This is despite supply of most dairy products continuing during the lockdown, since they are categorised as essentials.

The shuttering of hotels and dine-ins has also dried up off-take of skimmed milk powder and khoya.

According to report by CRISIL Research on the state of dairy industry and supply chains, products that can’t be made at home easily – such as cheese, flavoured milk and also khoya – haven’t found their way back to the dining table in the same quantities as before the lockdown.

Demand for ice creams, which usually peaks in summer (accounting for 40 per cent of annual sales) has just melted away. Rural areas, which are feeling the income pinch more, seem to be staying off butter and ghee, the report by global analytics firm has said.

To be sure, since the third week of April, supply chains have turned smoother, so demand for staples such as milk, curd, paneer and yogurt are expected to see a quick rebound, leading to on-year expansion in sales, CRISIL said.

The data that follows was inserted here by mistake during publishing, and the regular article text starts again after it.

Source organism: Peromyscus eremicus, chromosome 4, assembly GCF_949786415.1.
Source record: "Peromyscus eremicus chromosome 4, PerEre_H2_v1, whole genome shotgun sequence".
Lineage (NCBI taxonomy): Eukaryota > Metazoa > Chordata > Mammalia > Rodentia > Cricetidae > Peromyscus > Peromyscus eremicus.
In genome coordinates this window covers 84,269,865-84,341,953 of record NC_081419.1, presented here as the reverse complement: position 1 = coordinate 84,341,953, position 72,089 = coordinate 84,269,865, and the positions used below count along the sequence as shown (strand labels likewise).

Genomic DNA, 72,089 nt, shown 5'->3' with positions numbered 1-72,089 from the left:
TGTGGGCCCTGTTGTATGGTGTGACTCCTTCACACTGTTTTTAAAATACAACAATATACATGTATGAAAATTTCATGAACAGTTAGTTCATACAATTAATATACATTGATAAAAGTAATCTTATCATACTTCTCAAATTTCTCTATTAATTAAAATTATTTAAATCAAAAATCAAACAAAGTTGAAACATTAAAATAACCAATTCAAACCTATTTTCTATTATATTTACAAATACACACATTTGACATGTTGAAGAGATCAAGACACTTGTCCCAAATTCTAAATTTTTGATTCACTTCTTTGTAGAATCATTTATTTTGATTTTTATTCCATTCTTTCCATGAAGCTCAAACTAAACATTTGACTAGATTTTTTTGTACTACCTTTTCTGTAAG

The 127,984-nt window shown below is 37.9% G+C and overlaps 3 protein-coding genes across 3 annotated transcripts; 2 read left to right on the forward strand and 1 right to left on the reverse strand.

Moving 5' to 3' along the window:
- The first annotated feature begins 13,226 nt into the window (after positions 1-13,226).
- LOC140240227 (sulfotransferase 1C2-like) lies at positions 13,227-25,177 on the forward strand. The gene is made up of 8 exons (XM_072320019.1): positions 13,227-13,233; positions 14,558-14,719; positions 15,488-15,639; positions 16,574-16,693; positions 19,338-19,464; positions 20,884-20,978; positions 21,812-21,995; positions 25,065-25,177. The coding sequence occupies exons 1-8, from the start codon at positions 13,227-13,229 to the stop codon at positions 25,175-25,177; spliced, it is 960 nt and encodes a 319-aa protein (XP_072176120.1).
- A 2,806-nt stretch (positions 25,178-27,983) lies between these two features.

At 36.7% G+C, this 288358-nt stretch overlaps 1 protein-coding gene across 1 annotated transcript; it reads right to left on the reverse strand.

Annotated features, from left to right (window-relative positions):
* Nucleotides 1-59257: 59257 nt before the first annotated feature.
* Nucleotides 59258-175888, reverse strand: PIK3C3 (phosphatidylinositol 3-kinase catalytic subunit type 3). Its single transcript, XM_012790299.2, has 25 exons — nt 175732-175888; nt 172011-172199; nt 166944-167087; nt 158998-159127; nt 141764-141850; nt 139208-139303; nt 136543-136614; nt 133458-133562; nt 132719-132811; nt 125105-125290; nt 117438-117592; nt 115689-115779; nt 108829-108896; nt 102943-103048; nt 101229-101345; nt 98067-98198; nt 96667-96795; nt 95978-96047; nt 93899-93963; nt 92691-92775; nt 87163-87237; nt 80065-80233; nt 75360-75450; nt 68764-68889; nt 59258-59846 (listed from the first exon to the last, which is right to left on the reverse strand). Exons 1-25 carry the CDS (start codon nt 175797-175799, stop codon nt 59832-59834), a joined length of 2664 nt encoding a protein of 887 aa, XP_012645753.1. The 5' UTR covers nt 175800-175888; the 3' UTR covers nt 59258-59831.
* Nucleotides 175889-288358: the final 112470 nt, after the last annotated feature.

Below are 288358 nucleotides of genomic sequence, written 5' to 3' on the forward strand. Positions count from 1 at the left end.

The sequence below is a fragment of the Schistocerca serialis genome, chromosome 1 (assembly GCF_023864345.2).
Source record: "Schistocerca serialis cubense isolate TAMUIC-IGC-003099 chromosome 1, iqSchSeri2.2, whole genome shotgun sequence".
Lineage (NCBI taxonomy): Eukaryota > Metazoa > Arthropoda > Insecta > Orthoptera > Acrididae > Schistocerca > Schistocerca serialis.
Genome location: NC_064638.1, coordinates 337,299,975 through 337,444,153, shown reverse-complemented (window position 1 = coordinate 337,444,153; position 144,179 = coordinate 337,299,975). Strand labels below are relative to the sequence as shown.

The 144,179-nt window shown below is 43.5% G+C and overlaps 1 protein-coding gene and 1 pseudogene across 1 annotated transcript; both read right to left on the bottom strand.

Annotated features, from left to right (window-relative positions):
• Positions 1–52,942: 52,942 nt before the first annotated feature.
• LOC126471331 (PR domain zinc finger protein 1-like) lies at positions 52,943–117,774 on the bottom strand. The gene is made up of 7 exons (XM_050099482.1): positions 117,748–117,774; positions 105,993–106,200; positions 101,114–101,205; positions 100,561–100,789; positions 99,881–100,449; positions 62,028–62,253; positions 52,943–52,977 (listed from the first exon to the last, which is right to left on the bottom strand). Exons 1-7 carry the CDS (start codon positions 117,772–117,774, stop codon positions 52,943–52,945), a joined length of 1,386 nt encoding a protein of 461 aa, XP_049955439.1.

The pandemic, however, may sour the business for unorganised dairies because of pervasive contamination fears.

Conversely, as consumers shift, revenues of organised dairies and packaged products should fatten.

Overall, demand for milk and dairy products would be lukewarm in the near term, so prices are unlikely to boil over, according to the report.

Large brands such as Amul and Mother Dairy had already hiked retail milk prices by 4-5 per cent last fiscal. They may not serve an encore.

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445 people died from Australia bushfires smoke: Experts